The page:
Graham sits down with MLB’s chief baseball officer, Joe Torre. The nine-time All-Star and four-time World Series Champ (as manager) opens up about coaching Alex Rodriguez and Derek Jeter, notable career moments and his unceremonious split with the Yankees. Torre also reflects on his abusive father and his motivation to create Safe at Home, a foundation that educates students to end the cycle of domestic violence.
Joe Torre reflects on growing up with an abusive father including a dangerous incident when his sister picked up a kitchen knife and his father countered by pulling out a handgun. Torre shares that he still feels lingering effects of these childhood fears.
Joe Torre looks back on the highs and lows of 1996 within the Torre family, including the death of his brother Rocco, his brother Frank’s heart transplant and Joe’s first World Series title with the Yankees.
Joe Torre recounts how Bud Selig sold him his first car decades ago – a 1960 Ford Thunderbird – and how Selig convinced Torre to work as a baseball executive.
Joe Torre opens up about how his lack of confidence in high school nearly derailed a future All-Star baseball career and how he only found confidence on the baseball diamond.
Joe Torre on how the New York Yankees tried to help after the terrorist attacks
of September 11, 2001 and how they represented more than a Major League Baseball franchise.
Joe Torre on why his last season as the Yankees manager – in 2007 – was the worst of his professional career and why his relationship with the franchise broke down.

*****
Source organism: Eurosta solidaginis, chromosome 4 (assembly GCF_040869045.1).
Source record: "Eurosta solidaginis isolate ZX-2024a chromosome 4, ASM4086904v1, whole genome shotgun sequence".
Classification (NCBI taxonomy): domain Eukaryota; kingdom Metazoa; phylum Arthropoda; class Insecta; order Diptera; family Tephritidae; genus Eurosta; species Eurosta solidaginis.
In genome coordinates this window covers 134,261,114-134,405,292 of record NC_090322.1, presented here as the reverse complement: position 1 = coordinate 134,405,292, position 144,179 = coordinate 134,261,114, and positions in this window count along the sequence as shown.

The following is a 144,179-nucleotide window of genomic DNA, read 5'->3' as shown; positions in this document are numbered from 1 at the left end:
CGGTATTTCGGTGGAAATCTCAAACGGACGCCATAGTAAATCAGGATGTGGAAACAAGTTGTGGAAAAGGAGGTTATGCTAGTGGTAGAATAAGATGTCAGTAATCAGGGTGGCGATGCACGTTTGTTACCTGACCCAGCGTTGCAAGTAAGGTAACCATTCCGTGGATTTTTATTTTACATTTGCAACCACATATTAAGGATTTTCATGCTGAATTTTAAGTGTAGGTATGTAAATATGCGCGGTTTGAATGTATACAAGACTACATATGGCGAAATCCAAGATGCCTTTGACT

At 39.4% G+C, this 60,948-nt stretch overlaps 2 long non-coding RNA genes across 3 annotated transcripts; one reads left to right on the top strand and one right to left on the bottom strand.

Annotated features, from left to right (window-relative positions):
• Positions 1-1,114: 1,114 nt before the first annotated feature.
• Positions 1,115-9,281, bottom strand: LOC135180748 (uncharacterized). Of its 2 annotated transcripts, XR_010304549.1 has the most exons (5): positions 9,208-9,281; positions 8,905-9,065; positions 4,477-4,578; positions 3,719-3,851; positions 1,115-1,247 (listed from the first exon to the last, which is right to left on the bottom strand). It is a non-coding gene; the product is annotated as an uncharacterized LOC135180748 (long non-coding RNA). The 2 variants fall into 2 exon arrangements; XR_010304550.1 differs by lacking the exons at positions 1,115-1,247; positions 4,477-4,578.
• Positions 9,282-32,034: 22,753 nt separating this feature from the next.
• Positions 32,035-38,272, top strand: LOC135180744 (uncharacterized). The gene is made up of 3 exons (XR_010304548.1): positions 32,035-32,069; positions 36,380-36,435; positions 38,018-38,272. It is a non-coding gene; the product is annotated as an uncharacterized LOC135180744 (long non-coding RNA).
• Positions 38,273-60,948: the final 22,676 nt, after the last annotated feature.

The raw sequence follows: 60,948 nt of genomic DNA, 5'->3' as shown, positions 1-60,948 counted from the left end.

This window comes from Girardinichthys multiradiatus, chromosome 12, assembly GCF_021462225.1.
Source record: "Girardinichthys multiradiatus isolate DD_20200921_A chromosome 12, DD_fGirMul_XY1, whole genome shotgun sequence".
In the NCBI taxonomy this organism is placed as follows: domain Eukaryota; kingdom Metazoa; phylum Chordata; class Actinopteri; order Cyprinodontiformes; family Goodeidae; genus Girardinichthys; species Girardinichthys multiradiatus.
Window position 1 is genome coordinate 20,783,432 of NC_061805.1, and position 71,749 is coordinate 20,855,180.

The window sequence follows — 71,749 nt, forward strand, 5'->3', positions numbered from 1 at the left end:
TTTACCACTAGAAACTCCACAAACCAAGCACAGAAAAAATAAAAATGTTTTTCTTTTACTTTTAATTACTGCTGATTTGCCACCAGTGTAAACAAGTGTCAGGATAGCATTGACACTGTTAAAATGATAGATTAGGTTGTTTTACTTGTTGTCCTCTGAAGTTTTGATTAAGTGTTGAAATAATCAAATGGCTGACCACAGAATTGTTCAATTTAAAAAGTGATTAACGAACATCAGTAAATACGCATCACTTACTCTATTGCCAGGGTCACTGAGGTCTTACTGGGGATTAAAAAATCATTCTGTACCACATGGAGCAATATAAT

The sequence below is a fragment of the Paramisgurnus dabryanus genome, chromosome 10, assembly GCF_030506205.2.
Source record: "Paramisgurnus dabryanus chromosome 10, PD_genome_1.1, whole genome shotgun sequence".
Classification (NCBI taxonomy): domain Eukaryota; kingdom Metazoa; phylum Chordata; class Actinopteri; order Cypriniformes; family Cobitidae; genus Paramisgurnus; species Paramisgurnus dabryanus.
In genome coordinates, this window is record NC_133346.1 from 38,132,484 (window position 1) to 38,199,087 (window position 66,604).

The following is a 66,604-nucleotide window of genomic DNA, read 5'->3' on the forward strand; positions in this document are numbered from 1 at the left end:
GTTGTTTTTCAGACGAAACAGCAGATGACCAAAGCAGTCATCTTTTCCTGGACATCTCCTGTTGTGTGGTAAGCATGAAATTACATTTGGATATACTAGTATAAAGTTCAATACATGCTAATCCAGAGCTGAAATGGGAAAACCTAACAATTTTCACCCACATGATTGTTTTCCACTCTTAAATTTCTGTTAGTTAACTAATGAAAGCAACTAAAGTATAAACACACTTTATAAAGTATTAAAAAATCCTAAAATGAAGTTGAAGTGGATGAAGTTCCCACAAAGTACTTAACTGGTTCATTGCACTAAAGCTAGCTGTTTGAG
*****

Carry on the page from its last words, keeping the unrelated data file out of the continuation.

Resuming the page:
Joe Torre on how Alex Rodriguez cared most about his personal stats and how he still tried to be “the guy” amid a Yankees roster of fellow All Stars. Torre also praises A-Rod for his exceptional work ethic.
Joe Torre states that he did not think Roger Clemens was using performance enhancing drugs (PEDs), as he attributed his exceptional performance to an intense workout routine. Torre also shares how he reignited Clemens’ aggressiveness after overhearing a call between Roger and his mom.
Joe Torre explains how his intended baseball legacy and personality has drastically changed after winning four World Series titles.
Joe Torre looks back on how inspiration from Bill Parcells’ book impacted his managerial style with the Yankees and how his players came to expect greatness. Plus, Torre talks of his relationship with former franchise owner, George Steinbrenner.
Joe Torre shares details of his foundation, Safe at Home, along with the specific benefits of its signature program, Margaret’s Place. Torre talks about providing prevention and intervention programs to help end the cycle of domestic violence.
Joe Torre looks back on Derek Jeter’s leadership – even as a 21-year-old in the presence of veterans – and shares that Jeter was reluctant to accept the role as team captain.